Entrepreneurs can reduce their chances of a “wasted” board seat by being explicit from the outset about the intellectual commitment they expect from directors. If they expect a VC’s stellar network to be their main contribution to the company, that person might be more suited to being a board observer or sitting on an advisory board rather than being a board director. Similarly, a VC whose expertise will only be relevant to one phase of the company’s growth might not deserve a permanent board seat. Boards should also have mechanisms in place for replacing board members who aren’t contributing usefully to discussion. Entrepreneurs should be open with a particular investor if a representative of their firm is not participating actively; investors, in turn, should be open to replacing that representative.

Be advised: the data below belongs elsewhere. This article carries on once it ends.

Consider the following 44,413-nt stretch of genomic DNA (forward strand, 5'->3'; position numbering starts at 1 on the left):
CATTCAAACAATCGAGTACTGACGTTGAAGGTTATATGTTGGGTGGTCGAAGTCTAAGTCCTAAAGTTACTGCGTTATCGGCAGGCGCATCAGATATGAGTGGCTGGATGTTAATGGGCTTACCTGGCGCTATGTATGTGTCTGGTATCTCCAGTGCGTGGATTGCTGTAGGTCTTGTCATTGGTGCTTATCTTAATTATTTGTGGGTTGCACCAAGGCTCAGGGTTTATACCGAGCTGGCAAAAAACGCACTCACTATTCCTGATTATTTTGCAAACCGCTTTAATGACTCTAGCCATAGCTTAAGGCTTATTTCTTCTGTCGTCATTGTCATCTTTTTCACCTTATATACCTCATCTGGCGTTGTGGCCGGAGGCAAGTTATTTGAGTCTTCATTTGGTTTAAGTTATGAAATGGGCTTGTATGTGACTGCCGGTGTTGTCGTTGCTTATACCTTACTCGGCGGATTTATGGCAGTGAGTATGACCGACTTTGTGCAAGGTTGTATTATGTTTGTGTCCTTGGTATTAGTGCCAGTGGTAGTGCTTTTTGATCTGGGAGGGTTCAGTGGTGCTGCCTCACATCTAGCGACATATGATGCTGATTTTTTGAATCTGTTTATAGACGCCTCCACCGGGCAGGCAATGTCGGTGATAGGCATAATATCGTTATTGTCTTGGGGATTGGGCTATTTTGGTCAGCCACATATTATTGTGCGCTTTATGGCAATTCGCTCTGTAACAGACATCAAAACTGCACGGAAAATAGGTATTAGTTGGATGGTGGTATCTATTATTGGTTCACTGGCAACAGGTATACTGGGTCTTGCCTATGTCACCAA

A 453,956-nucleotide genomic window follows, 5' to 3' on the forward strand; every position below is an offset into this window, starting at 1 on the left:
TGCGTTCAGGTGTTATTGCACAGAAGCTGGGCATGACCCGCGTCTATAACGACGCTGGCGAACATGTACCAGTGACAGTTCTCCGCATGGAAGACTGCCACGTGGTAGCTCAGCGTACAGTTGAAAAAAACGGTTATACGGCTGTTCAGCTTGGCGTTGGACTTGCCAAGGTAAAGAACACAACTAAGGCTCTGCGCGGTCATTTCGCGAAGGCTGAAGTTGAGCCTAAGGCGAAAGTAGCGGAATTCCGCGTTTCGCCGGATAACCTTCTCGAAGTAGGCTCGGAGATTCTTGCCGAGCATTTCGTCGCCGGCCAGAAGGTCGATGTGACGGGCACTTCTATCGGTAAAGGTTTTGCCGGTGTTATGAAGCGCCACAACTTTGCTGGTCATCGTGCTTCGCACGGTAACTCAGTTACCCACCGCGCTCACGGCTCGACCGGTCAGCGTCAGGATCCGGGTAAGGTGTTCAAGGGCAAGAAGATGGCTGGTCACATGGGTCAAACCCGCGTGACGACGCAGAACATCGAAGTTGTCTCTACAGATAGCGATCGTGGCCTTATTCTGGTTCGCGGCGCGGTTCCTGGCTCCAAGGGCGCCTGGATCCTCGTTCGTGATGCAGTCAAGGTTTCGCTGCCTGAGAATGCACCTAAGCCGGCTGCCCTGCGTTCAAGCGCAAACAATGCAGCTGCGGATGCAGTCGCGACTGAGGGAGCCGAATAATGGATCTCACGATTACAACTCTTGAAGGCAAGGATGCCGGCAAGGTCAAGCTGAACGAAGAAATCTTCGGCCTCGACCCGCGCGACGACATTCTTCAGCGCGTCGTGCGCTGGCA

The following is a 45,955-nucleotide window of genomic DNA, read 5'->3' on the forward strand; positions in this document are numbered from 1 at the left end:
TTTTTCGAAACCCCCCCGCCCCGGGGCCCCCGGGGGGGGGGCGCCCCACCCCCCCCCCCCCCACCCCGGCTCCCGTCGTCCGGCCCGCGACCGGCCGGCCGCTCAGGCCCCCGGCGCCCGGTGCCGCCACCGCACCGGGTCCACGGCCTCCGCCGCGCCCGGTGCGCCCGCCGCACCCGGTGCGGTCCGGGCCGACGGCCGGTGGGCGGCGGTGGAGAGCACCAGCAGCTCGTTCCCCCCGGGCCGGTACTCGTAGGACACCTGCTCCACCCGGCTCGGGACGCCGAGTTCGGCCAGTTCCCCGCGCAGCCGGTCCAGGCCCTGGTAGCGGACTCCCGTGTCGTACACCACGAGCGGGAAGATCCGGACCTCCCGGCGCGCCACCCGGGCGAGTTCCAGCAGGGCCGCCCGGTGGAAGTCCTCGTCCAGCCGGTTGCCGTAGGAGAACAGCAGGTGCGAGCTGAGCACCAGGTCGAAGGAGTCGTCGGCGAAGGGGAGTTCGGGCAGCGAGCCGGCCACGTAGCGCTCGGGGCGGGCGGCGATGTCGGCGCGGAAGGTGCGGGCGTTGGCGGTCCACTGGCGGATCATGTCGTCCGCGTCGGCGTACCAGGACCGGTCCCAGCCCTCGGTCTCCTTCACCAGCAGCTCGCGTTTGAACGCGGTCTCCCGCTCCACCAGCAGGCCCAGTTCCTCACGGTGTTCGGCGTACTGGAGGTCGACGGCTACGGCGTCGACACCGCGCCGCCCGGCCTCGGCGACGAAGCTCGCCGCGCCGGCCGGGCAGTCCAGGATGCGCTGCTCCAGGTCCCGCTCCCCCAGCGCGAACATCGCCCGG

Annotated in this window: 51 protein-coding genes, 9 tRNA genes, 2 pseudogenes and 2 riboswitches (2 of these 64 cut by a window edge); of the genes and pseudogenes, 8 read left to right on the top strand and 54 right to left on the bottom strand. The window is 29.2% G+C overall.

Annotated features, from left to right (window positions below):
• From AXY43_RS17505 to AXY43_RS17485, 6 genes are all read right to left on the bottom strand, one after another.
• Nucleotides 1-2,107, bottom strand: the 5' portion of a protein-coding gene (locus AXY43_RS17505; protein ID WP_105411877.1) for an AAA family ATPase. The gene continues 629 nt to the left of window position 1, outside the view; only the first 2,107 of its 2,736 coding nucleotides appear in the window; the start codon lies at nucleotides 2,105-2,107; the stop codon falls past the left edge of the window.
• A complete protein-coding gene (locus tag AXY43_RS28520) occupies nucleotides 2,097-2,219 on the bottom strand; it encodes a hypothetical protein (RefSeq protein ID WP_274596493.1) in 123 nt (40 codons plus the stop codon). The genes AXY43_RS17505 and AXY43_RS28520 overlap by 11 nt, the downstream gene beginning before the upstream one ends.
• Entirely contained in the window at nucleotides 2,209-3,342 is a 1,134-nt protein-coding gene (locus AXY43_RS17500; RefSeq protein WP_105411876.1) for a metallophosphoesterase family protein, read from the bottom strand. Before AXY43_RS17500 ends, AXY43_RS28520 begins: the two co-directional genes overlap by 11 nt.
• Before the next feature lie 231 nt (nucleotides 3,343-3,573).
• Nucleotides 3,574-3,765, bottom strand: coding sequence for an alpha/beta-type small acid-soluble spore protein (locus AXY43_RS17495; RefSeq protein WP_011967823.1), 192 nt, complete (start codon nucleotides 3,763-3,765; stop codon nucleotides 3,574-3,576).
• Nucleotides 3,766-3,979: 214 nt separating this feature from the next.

Overall, entrepreneurs should approach the assignment of a board seat less like distributing a prize and more like hiring for a job. A manager would never hire an engineer or salesperson without first laying out their job responsibilities, clarifying their intellectual commitment, and getting some sense of what value they’d add to the team. When they award board seats by default rather than design, entrepreneurs miss an opportunity to conduct equally thorough due diligence on some of the organization’s most important “employees.”
Board member skills should mirror skills necessary for corporate success